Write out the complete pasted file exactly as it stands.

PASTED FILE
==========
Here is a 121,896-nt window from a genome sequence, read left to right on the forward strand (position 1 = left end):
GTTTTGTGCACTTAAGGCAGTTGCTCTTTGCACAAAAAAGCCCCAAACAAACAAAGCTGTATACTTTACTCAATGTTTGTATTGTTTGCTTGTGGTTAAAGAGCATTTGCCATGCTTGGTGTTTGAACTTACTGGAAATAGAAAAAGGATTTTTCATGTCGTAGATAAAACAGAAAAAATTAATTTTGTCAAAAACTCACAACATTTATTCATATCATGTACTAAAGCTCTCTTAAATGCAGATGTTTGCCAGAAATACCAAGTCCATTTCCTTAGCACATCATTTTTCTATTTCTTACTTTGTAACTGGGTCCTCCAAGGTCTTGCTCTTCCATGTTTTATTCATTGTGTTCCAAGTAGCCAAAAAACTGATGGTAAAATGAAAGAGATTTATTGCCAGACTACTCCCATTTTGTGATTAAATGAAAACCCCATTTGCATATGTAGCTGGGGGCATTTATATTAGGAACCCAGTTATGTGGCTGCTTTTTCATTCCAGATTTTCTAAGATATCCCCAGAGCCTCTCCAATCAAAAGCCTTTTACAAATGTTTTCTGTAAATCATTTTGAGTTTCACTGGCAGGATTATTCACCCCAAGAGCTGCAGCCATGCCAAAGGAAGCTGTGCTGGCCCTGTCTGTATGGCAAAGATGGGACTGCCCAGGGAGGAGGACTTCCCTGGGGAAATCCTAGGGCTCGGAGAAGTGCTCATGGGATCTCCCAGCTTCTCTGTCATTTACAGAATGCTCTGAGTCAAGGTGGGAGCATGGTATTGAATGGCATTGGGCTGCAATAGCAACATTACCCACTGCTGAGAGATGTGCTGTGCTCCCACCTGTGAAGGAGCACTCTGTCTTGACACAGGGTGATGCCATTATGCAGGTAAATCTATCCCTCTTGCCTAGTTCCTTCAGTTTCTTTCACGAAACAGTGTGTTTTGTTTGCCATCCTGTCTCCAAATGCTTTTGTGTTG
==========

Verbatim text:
Here is a 121,896-nt window from a genome sequence, read left to right on the forward strand (position 1 = left end):
GTTTTGTGCACTTAAGGCAGTTGCTCTTTGCACAAAAAAGCCCCAAACAAACAAAGCTGTATACTTTACTCAATGTTTGTATTGTTTGCTTGTGGTTAAAGAGCATTTGCCATGCTTGGTGTTTGAACTTACTGGAAATAGAAAAAGGATTTTTCATGTCGTAGATAAAACAGAAAAAATTAATTTTGTCAAAAACTCACAACATTTATTCATATCATGTACTAAAGCTCTCTTAAATGCAGATGTTTGCCAGAAATACCAAGTCCATTTCCTTAGCACATCATTTTTCTATTTCTTACTTTGTAACTGGGTCCTCCAAGGTCTTGCTCTTCCATGTTTTATTCATTGTGTTCCAAGTAGCCAAAAAACTGATGGTAAAATGAAAGAGATTTATTGCCAGACTACTCCCATTTTGTGATTAAATGAAAACCCCATTTGCATATGTAGCTGGGGGCATTTATATTAGGAACCCAGTTATGTGGCTGCTTTTTCATTCCAGATTTTCTAAGATATCCCCAGAGCCTCTCCAATCAAAAGCCTTTTACAAATGTTTTCTGTAAATCATTTTGAGTTTCACTGGCAGGATTATTCACCCCAAGAGCTGCAGCCATGCCAAAGGAAGCTGTGCTGGCCCTGTCTGTATGGCAAAGATGGGACTGCCCAGGGAGGAGGACTTCCCTGGGGAAATCCTAGGGCTCGGAGAAGTGCTCATGGGATCTCCCAGCTTCTCTGTCATTTACAGAATGCTCTGAGTCAAGGTGGGAGCATGGTATTGAATGGCATTGGGCTGCAATAGCAACATTACCCACTGCTGAGAGATGTGCTGTGCTCCCACCTGTGAAGGAGCACTCTGTCTTGACACAGGGTGATGCCATTATGCAGGTAAATCTATCCCTCTTGCCTAGTTCCTTCAGTTTCTTTCACGAAACAGTGTGTTTTGTTTGCCATCCTGTCTCCAAATGCTTTTGTGTTG